How not to make your customers happy. . .

There is a game company, which I shall call Amazing Infants. Obviously not the real name, but fans of the company should be able to figure it out.

Anyway, close to two years ago, the company released version 2.0 of it's popular pre-painted miniatures game, "Wizard Warrior" (all names are going to be changed to protect the guilty, just so you know). Now, a lot of players are a little aprehensive, but also kinda exited, since it means a whole lot of new stuff, and hopefully a new, well-written rules set.

Long story short, hopes are dashed, but remain smoldering, as people try to use the figures from the original "WW" game with the 2.0 figures. They're not real compatible, but it's close enough that it can be made to work, and indeed, "AI"does indicate that the two can be used together, via various FAQs, etc.

The problem arises, however, when people want to have big games. Really big games. Games with a couple hundred figures on a side, using s game engine that was designed for armies of eight. Now, the version 1.0 rules had an armies version of the game, that addressed the scale issues and had a reasonable (but not good) solution for most of it. The rules for the armies scale were mostly exceptions to the standard rules, so writing new ones for the version 2.0 should be pretty easy, given that 2.0 is essentially the same game as 1.0 with some new bells and whistles, right?


Eighteen months later, "AI" releases a two page version of the armies rules, failing to address any of the issues which will invariably invite abuse. They claim that the rules are unofficial and unsanctioned, which means that you are basically playing at home against your kid brother. At the same time, there are fans posting coherent, concise rules on various fan sites, and trying desperately to get "AI" to put together something good.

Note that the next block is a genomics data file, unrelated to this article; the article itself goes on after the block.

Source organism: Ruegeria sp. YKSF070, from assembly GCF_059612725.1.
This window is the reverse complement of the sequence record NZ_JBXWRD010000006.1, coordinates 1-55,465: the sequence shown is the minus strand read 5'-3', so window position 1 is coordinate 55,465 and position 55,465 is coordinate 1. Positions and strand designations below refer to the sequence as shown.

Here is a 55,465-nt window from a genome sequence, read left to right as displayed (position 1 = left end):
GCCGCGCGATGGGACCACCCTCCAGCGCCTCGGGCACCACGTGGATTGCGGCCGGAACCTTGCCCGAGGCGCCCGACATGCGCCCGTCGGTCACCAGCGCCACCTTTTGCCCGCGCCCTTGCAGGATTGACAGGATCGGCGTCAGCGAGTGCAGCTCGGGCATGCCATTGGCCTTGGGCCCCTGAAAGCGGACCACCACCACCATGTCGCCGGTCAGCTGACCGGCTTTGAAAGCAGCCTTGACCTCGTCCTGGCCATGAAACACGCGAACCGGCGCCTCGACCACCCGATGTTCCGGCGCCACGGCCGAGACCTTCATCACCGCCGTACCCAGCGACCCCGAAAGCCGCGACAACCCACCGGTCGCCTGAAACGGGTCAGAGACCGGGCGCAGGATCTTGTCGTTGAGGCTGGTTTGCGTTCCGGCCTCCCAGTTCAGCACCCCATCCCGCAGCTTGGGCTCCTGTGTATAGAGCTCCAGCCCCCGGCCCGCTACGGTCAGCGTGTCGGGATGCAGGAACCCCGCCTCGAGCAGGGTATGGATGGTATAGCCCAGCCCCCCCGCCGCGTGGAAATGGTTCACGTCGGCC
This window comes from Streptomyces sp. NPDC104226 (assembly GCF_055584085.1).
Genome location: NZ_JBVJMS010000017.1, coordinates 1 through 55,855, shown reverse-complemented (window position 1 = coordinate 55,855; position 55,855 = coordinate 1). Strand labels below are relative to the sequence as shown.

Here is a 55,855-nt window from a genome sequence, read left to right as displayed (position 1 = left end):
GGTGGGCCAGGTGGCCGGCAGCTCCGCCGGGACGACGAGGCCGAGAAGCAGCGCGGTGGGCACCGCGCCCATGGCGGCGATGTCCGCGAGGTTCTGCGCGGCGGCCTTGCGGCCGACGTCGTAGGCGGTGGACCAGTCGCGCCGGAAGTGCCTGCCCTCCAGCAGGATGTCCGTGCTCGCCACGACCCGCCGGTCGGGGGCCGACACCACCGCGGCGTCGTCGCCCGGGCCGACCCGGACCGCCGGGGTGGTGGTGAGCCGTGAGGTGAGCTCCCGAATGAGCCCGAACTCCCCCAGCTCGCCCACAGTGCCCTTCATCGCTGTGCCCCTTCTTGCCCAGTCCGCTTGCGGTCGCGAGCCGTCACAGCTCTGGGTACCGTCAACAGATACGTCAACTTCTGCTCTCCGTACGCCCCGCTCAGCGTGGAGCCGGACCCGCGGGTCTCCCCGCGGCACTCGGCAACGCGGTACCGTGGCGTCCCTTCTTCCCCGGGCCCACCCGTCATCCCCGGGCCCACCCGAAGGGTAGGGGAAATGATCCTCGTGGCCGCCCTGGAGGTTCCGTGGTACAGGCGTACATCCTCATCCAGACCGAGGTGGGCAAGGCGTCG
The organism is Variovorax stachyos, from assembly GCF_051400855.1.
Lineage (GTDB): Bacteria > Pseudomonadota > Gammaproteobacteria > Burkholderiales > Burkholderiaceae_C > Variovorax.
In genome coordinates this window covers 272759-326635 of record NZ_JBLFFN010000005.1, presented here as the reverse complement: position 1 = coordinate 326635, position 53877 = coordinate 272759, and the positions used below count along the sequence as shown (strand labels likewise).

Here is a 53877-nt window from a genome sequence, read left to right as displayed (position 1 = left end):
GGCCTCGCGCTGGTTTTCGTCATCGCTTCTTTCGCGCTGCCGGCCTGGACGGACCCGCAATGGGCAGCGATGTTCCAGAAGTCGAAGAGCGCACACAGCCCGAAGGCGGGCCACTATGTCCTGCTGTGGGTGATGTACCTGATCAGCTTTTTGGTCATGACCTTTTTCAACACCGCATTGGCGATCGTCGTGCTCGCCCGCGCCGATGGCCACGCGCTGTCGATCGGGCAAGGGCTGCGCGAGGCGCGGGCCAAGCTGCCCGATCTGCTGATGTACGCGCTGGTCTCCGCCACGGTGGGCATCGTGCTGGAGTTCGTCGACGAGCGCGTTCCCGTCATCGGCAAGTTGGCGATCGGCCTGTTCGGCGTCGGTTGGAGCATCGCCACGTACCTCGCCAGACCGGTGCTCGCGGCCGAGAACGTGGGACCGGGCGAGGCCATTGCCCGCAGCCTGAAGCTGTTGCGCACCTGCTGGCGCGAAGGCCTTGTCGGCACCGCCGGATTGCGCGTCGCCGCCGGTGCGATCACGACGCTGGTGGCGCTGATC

Defenders of the new rules say that, since this isn't a normal game format, there is no reason for the company to put any effort into it. I maintain that there are many good reasons:

Top reasons why "AI" should have done a decent job with Armies rules:

1) Profit motive. Right now, there is little reason to buy lots and lots of boosters. Power pieces are available from etailers, and a couple boosters can generally satisfy the need for a hit of plastic crack. But, by providing a format which actively promotes the use of many figures, "AI" can actually sell more product.

2) Profit motive #2 - it might actually spur interest in all those castles, dragons and tanks gathering dust in FLGSs and warehouses across the country.

3) PR - People have been clamoring for Armies for almost 2 years. With a continual "We're working on it" line, the least "AI" could have done is presented a document which appeared to have been the product of at least a couple days work.